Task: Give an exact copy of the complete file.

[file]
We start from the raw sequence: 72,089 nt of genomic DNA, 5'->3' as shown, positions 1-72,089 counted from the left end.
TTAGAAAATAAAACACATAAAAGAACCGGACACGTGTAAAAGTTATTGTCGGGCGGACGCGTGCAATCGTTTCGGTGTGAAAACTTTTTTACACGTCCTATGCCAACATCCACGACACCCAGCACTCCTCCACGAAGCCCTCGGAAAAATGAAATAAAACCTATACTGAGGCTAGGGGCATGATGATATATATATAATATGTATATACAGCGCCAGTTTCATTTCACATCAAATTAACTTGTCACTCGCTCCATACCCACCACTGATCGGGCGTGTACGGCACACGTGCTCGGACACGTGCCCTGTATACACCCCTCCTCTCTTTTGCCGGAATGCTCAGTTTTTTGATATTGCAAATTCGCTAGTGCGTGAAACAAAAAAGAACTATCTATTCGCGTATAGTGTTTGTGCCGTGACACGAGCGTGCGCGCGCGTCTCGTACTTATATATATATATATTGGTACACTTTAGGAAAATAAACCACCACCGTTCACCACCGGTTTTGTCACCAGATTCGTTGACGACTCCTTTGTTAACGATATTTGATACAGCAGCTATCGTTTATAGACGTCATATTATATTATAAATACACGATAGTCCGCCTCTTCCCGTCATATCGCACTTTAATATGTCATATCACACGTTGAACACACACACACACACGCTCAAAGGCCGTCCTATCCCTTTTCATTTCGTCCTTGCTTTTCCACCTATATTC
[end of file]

We start from the raw sequence: 72,089 nt of genomic DNA, 5'->3' as shown, positions 1-72,089 counted from the left end.
TTAGAAAATAAAACACATAAAAGAACCGGACACGTGTAAAAGTTATTGTCGGGCGGACGCGTGCAATCGTTTCGGTGTGAAAACTTTTTTACACGTCCTATGCCAACATCCACGACACCCAGCACTCCTCCACGAAGCCCTCGGAAAAATGAAATAAAACCTATACTGAGGCTAGGGGCATGATGATATATATATAATATGTATATACAGCGCCAGTTTCATTTCACATCAAATTAACTTGTCACTCGCTCCATACCCACCACTGATCGGGCGTGTACGGCACACGTGCTCGGACACGTGCCCTGTATACACCCCTCCTCTCTTTTGCCGGAATGCTCAGTTTTTTGATATTGCAAATTCGCTAGTGCGTGAAACAAAAAAGAACTATCTATTCGCGTATAGTGTTTGTGCCGTGACACGAGCGTGCGCGCGCGTCTCGTACTTATATATATATATATTGGTACACTTTAGGAAAATAAACCACCACCGTTCACCACCGGTTTTGTCACCAGATTCGTTGACGACTCCTTTGTTAACGATATTTGATACAGCAGCTATCGTTTATAGACGTCATATTATATTATAAATACACGATAGTCCGCCTCTTCCCGTCATATCGCACTTTAATATGTCATATCACACGTTGAACACACACACACACACGCTCAAAGGCCGTCCTATCCCTTTTCATTTCGTCCTTGCTTTTCCACCTATATTC